The ubiquity of “Keep Calm and Carry On” and its off-shoot slogans has long since robbed them of any quaint charm they might have once possessed, but there are still times when those old words have some use: times like now, when the Secretary of State for Education has leaked to the Daily Mail that he intends to re-introduce O-levels.
As this emerged on Twitter last night, I watched the storm of indignation which Twitter so ably generates rise and break: CSEs will limit ambition, Gove is obsessed with the 1950s, the National Curriculum is the only thing that stands between us and educational chaos.
To which my answer is: “Well, possibly.” But before I got all hot and bothered, I would consider each of these points:
1. We actually have no real idea what Gove is planning: the most interesting thing about the original Daily Mail article, and indeed about Gove’s answers in the House today, is that they mostly say nothing about what will actually happen. What we know so far is that the Daily Mail is excited by the use of the words “O-level” which hardly counts as a surprise. Clearly something is going to happen, and I’ll look at some of things that might do, but most of this seems to be about Gove getting someone to write an article like this about him in the Telegraph. The Tory Right won’t pay a lot of attention to what actually happens as a result of this (why should they, their kids aren’t in these schools?) so actually Gove can introduce the far more sensible aspects of his reform (like a single exam board) whilst gaining Conservative Kudos.
2. If Gove is serious about the O-level thing, it won’t actually mark much of a change from the present system – most GCSE subjects (although not mine) already divide students into Foundation and Higher papers with the limits on ambition that implies. Moreover, even if they didn’t, achieving anything less than a C is seen as not a success because of the A*-C measure – GCSEs never entirely did away with the sheeps’n’goats aspect of the O-level/CSE divison, so whilst I wouldn’t recommend making that line harder, I don’t think it will have the deleterious impact many people are suggesting. The major issue with 14-19 qualifications is that they are already too dependent on terminal exams, so whilst dressing those exams up in your grandmother’s clothing isn’t likely to improve the situation, it won’t make it much worse either.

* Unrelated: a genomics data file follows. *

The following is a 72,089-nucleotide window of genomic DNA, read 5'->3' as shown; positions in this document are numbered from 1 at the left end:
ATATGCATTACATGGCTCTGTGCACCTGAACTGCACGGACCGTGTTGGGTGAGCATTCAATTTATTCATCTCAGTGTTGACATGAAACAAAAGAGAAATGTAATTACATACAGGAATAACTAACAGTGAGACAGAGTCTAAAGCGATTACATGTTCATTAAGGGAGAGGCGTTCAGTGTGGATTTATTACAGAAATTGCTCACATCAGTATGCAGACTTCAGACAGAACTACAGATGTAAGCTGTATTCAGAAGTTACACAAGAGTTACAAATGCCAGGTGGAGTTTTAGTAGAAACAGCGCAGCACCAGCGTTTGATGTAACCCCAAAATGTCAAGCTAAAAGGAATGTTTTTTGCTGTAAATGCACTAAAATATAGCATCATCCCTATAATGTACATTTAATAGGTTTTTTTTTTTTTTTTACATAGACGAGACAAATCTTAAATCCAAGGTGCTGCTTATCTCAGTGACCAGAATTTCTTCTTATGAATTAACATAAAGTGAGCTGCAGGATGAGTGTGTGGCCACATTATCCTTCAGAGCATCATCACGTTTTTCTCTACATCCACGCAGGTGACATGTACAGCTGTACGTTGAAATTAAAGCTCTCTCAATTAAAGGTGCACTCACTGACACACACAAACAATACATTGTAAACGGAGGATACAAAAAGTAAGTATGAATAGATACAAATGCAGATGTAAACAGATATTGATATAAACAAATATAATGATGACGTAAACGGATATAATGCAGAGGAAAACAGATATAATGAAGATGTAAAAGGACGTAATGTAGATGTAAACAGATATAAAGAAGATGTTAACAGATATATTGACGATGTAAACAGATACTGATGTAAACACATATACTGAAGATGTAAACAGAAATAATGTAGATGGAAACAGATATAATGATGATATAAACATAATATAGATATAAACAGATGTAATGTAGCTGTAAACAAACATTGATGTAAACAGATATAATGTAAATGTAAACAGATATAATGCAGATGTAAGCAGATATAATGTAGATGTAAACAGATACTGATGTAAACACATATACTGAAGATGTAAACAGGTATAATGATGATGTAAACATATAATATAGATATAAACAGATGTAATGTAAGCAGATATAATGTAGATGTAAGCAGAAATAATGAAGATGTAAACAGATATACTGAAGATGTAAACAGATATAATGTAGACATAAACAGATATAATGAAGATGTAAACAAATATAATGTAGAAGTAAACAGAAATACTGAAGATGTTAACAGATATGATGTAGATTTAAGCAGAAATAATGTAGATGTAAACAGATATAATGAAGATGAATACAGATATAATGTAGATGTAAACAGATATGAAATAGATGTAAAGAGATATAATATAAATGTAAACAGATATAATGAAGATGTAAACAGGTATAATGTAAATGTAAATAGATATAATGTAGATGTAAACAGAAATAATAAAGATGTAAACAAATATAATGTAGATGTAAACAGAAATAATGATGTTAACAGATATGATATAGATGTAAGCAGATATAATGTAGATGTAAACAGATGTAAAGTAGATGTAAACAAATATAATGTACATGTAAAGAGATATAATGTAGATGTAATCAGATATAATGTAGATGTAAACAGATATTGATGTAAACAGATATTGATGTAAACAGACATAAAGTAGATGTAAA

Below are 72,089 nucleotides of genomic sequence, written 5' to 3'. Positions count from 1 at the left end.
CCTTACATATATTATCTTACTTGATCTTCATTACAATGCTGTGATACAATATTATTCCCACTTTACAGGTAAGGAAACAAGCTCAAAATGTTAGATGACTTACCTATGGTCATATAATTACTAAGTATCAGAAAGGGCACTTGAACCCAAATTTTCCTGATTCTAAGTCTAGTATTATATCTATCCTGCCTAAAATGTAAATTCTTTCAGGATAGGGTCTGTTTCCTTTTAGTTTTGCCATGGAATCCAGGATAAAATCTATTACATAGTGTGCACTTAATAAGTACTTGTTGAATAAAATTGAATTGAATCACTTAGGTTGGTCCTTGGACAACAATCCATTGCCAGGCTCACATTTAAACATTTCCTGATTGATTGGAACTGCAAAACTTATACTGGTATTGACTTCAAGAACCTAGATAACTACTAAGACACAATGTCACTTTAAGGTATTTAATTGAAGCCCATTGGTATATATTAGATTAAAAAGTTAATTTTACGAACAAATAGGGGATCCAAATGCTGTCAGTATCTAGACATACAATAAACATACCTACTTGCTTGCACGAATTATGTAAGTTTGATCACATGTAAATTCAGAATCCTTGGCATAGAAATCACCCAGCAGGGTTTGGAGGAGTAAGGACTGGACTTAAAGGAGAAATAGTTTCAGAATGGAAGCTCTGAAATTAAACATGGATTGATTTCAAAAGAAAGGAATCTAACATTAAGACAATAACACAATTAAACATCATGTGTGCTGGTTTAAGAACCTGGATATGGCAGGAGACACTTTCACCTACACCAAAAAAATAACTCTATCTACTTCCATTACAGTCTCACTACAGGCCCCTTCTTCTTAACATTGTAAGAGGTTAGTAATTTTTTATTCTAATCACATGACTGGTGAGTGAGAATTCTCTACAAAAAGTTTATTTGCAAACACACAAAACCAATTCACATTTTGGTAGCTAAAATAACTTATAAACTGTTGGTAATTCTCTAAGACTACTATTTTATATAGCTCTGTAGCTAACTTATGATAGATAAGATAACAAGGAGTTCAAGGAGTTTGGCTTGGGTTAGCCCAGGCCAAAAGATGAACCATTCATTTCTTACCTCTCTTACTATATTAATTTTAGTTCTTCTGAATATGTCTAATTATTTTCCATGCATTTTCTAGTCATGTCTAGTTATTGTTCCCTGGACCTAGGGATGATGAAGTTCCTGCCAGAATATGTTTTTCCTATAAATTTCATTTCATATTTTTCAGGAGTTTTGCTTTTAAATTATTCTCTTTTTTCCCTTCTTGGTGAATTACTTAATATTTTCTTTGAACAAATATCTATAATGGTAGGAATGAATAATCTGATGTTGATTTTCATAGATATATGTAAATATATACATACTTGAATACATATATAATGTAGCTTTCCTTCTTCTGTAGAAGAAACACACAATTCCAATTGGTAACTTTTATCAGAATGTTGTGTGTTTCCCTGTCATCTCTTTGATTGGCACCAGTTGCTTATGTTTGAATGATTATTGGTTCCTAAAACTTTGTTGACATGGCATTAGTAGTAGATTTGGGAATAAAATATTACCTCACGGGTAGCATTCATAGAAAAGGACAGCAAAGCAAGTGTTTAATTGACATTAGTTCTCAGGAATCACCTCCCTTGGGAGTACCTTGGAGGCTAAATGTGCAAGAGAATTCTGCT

3. Let’s say Gove does rename his new qualifications “O-levels”, I dare him to introduce questions for my subject (History) that were as conceptually easy as those for the old O-levels and pretend they are harder than the current GCSE. It is a myth O-levels were harder – they probably required you to remember more facts, but they didn’t require you to do anything as complex with them as the present GCSEs, with their focus on using evidence, judging significance or weighing interpretations.
4. Abolishing the National Curriculum is A Bad Thing in theory, especially for parents keen to know what it is their children are supposed to be learning – however, Gove has already given half of secondaries the right to opt out, as they have become academies, and more primaries will follow, so it’s something a dead letter anyway. Moreover, when the NC was introduced, it came at the end of an age of total school autonomy in which there existed no shared, national sense of what kids should learn or be able to do at the end of school – having 25 years of a national curriculum has focussed those debates a great deal, and a very broad common understanding of good curriculum practice is likely to prevail for a long time to come. The great shame in abolishing the NC is in losing the sense that there is a fundamental curriculum entitlement for all children as a right – this is something Labour should look to rectify as the earliest possible opportunity, but in fact Gove is doing us a favour since our Fundamental Entitlement or Children’s Guarantee or whatever we will call it, won’t have to be built over the skeleton of the old national curriculum since it won’t exist.
Overall, for me the most upsetting thing about Gove’s actions is the damage it does the cause of genuine and much needed reform, to the curriculum and elsewhere in schools. Gove casually throws out challenges to the teaching profession and teaching leaders respond by denouncing him, thereby generating exactly the kind of story he likes: brave Gove against the trendy hippies. This is a problem for committed school reformers, because there are genuine fights that need to be had about school improvement, and wasting time on showboating for the Daily Mail and winding up possible allies in the teaching profession is a waste of the momentum that (whatever else can be said of Gove) he has built up.
There is a very real potential coalition out there for radical, reasoned and responsible school reform – if Gove is determined not to be part of it so he can show off in pursuit of the Tory leadership, so much the easier for Labour to take up the mantle. But knowing which of Gove’s initiatives to back, which to condemn and which to simply ignore requires us very much to keep calm. Carry on.
John Blake is Chair of Labour Teachers